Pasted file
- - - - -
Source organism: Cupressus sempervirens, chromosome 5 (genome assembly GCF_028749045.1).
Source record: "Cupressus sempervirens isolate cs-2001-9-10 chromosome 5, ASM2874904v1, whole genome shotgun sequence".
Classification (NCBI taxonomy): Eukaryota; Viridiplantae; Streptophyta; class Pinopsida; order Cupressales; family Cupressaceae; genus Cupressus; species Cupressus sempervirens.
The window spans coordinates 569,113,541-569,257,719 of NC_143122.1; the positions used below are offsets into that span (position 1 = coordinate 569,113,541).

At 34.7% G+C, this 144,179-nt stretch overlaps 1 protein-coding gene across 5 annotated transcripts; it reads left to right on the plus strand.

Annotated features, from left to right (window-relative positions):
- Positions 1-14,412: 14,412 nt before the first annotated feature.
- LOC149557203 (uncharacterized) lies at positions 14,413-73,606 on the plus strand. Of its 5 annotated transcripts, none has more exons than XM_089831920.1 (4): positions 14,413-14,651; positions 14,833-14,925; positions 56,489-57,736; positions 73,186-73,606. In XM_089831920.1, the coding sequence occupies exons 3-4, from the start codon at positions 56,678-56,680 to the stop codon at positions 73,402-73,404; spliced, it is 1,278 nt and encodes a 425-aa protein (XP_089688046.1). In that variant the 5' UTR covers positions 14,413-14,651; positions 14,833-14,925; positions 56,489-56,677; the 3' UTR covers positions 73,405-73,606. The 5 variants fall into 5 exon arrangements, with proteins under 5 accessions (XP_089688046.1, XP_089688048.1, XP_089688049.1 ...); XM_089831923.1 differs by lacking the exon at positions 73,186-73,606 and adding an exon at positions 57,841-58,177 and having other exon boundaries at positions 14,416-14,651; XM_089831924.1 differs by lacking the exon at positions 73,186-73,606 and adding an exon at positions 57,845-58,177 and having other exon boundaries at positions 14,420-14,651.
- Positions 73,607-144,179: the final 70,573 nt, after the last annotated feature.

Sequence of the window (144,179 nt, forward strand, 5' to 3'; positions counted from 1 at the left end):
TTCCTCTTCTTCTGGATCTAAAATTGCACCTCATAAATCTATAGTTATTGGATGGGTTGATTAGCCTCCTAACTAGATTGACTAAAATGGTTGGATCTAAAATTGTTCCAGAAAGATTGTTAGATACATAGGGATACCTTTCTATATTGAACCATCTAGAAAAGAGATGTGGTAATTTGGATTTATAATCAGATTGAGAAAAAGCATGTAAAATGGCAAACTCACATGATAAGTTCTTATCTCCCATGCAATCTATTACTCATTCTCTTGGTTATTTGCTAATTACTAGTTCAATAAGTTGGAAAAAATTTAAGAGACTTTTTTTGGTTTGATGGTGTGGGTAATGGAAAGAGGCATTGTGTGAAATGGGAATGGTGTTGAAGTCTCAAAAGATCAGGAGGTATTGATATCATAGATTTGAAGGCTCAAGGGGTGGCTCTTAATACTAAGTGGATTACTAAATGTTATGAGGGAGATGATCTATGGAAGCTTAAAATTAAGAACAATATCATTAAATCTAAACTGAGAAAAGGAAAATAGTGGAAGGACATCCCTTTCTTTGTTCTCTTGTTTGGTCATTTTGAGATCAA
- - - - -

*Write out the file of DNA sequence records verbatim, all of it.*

Source organism: Cupressus sempervirens, chromosome 5 (genome assembly GCF_028749045.1).
Source record: "Cupressus sempervirens isolate cs-2001-9-10 chromosome 5, ASM2874904v1, whole genome shotgun sequence".
Classification (NCBI taxonomy): Eukaryota; Viridiplantae; Streptophyta; class Pinopsida; order Cupressales; family Cupressaceae; genus Cupressus; species Cupressus sempervirens.
The window spans coordinates 569,113,541-569,257,719 of NC_143122.1; the positions used below are offsets into that span (position 1 = coordinate 569,113,541).

At 34.7% G+C, this 144,179-nt stretch overlaps 1 protein-coding gene across 5 annotated transcripts; it reads left to right on the plus strand.

Annotated features, from left to right (window-relative positions):
- Positions 1-14,412: 14,412 nt before the first annotated feature.
- LOC149557203 (uncharacterized) lies at positions 14,413-73,606 on the plus strand. Of its 5 annotated transcripts, none has more exons than XM_089831920.1 (4): positions 14,413-14,651; positions 14,833-14,925; positions 56,489-57,736; positions 73,186-73,606. In XM_089831920.1, the coding sequence occupies exons 3-4, from the start codon at positions 56,678-56,680 to the stop codon at positions 73,402-73,404; spliced, it is 1,278 nt and encodes a 425-aa protein (XP_089688046.1). In that variant the 5' UTR covers positions 14,413-14,651; positions 14,833-14,925; positions 56,489-56,677; the 3' UTR covers positions 73,405-73,606. The 5 variants fall into 5 exon arrangements, with proteins under 5 accessions (XP_089688046.1, XP_089688048.1, XP_089688049.1 ...); XM_089831923.1 differs by lacking the exon at positions 73,186-73,606 and adding an exon at positions 57,841-58,177 and having other exon boundaries at positions 14,416-14,651; XM_089831924.1 differs by lacking the exon at positions 73,186-73,606 and adding an exon at positions 57,845-58,177 and having other exon boundaries at positions 14,420-14,651.
- Positions 73,607-144,179: the final 70,573 nt, after the last annotated feature.

Sequence of the window (144,179 nt, forward strand, 5' to 3'; positions counted from 1 at the left end):
TTCCTCTTCTTCTGGATCTAAAATTGCACCTCATAAATCTATAGTTATTGGATGGGTTGATTAGCCTCCTAACTAGATTGACTAAAATGGTTGGATCTAAAATTGTTCCAGAAAGATTGTTAGATACATAGGGATACCTTTCTATATTGAACCATCTAGAAAAGAGATGTGGTAATTTGGATTTATAATCAGATTGAGAAAAAGCATGTAAAATGGCAAACTCACATGATAAGTTCTTATCTCCCATGCAATCTATTACTCATTCTCTTGGTTATTTGCTAATTACTAGTTCAATAAGTTGGAAAAAATTTAAGAGACTTTTTTTGGTTTGATGGTGTGGGTAATGGAAAGAGGCATTGTGTGAAATGGGAATGGTGTTGAAGTCTCAAAAGATCAGGAGGTATTGATATCATAGATTTGAAGGCTCAAGGGGTGGCTCTTAATACTAAGTGGATTACTAAATGTTATGAGGGAGATGATCTATGGAAGCTTAAAATTAAGAACAATATCATTAAATCTAAACTGAGAAAAGGAAAATAGTGGAAGGACATCCCTTTCTTTGTTCTCTTGTTTGGTCATTTTGAGATCAA